Sea Beasties

Yesterday morning was the last Puffin Tour out of Boothbay Harbor. The good Captain Tabor and I took a full boat of 151 passengers out to Eastern Egg Rock. It was a beautiful day with glass-like sea conditions and blue skies all around. Fortunately, we did manage to find some lingering puffins around the island. Most of the colony has departed for the open Atlantic Ocean, but there were a handful of individuals still floating about. There was enough activity in the form of flybys and swimmers to satisfy our guests, and my wrap-up narration was met with applause. Pleased with the success of the journey and the agreeable weather, I decided to celebrate by heading out on another Boothbay cruise, this time letting someone else do the interpretation. The afternoon whale watching trip was loading up for departure just as we returned to the docks, so I said my good-byes to the puffin crew and swapped ships.

I love any excuse to head out into open water, and I previously attended a whale watch from this port in July. It was a much grayer, wetter day overall, with many of the expected birds and mammals failing to appear at the feeding grounds. I still had a fantastic time on that voyage, for although we missed out on the whales we did encounter a large Basking Shark that breached several times! I was completely unaware of this behavior in this species until I saw the huge, dark-colored shark burst forth from the sea. I managed to snap a poor-quality picture that shows the giant fish crashing back into the water, with its last splashdown site being picked over by Wilson’s Storm Petrels searching for stirred-up morsels.

Basking Shark and Wilson's Storm Petrels

Basking Shark breaching with Wilson’s Storm Petrels

Although a Basking Shark encounter of that caliber is by itself worth the price of admission, I still received a “standby voucher” to join another trip later in the season. I certainly wasn’t going to pass up such an opportunity, so I set out again aboard the Pink Lady II, hoping to find some of the whales and birds that eluded me the first time. Once outside the bay, we immediately started to see marine activity. We passed by young Northern Gannets, scattered Great Shearwaters (and one Cory’s), some Harbor Seals and Porpoises, and two Minke Whales as the boat headed south. Once we were a few miles offshore the Storm Petrels were, as usual, our constant companions. The captain slowed to idle speed 18 miles out, and there were many fishing vessels visible in all directions. It quickly became apparent that they weren’t the only ones on the hunt in these waters when we saw our first spout…then another…and another. More than half a dozen Fin Whales could be seen with just a quick scan of the horizon. There were also large flocks of Storm Petrels and Great Shearwaters lazing about on the surface, with several individuals quickly flying over to inspect our ship.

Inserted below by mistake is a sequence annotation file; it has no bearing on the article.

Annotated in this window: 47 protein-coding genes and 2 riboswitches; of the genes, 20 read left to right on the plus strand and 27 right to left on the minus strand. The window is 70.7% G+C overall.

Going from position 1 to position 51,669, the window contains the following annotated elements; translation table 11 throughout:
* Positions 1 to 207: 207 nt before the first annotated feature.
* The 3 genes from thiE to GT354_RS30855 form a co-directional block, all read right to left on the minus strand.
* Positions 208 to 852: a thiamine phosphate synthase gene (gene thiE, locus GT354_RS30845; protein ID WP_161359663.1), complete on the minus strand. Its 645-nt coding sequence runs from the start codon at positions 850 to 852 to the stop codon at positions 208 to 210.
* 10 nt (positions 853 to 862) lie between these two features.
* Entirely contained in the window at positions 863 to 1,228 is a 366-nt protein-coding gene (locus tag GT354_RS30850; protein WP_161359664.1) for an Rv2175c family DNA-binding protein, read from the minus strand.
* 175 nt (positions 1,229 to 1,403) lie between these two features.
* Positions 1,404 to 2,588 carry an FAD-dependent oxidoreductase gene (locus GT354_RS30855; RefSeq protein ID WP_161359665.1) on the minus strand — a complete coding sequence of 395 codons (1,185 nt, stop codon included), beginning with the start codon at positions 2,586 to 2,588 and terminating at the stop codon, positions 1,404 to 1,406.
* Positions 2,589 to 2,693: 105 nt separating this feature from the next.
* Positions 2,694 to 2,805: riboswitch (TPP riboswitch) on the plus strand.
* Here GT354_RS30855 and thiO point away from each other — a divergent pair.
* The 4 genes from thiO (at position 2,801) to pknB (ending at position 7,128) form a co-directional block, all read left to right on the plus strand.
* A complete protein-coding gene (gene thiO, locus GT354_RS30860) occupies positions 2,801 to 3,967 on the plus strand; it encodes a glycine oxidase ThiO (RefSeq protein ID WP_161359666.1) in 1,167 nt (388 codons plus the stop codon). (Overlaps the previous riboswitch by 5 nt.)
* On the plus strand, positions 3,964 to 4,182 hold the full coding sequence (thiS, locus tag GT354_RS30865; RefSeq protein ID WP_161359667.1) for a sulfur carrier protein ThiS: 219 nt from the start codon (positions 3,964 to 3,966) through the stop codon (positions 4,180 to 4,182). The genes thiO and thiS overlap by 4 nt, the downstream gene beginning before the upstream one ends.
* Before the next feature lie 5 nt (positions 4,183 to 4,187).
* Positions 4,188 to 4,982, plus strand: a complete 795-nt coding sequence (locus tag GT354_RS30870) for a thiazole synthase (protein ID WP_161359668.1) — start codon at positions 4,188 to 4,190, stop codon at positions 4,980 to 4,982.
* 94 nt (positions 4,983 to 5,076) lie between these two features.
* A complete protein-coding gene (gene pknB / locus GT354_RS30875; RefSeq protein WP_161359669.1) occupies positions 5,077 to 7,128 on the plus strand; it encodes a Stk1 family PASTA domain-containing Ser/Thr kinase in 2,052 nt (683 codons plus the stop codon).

Great Shearwaters

Great Shearwaters cruising

Great Shearwater

Great Shearwater flyby

A pair of Fins that was swimming side-by-side slowly approached us after a series of dives. They, along with another nearby individual, appeared to be actively feeding, and every few minutes they would surface near the boat for a few breaths. I saw a Fin Whale once before when I was at Cornell’s Shoals Marine Lab, but I’d never observed so many of the animals so close. I also got to see the distinctive light markings on the right side of this species for the first time as they came up alongside us. The bow of the boat was packed with excited guests, many of whom had never seen a whale before. One group of children was eagerly trying to use the “clock system” for pointing things out, shouting seemingly random numbers and gesturing every which way, to the amusement of those nearby. We spent a little less than an hour on the feeding grounds before turning the vessel towards port and heading home. I was more than satisfied with the views I’d had, but a bit exhausted from a full day on the sea. At least I got to kick back and relax after a morning of narration. I chatted with the staff, who are effectively my coworkers, in the pilothouse for the return trip. We laughed and shared stories about tours, tourists, and target critters, pausing to watch plunge diving gannets and point out another Minke to the passengers. We finally docked in the harbor after a three-hour tour and I headed for home base. Two excellent whale watches so far, hopefully I get another day on the water before heading home!

Fin Whale pair

Fin Whale pair

Fin Whale dive

Fin Whale dive

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About timhealz

A recent graduate (Cornell '14) and lifelong explorer cataloging my thoughts and travels.
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One Response to Sea Beasties

  1. Pingback: The Big Blue | Studying Life

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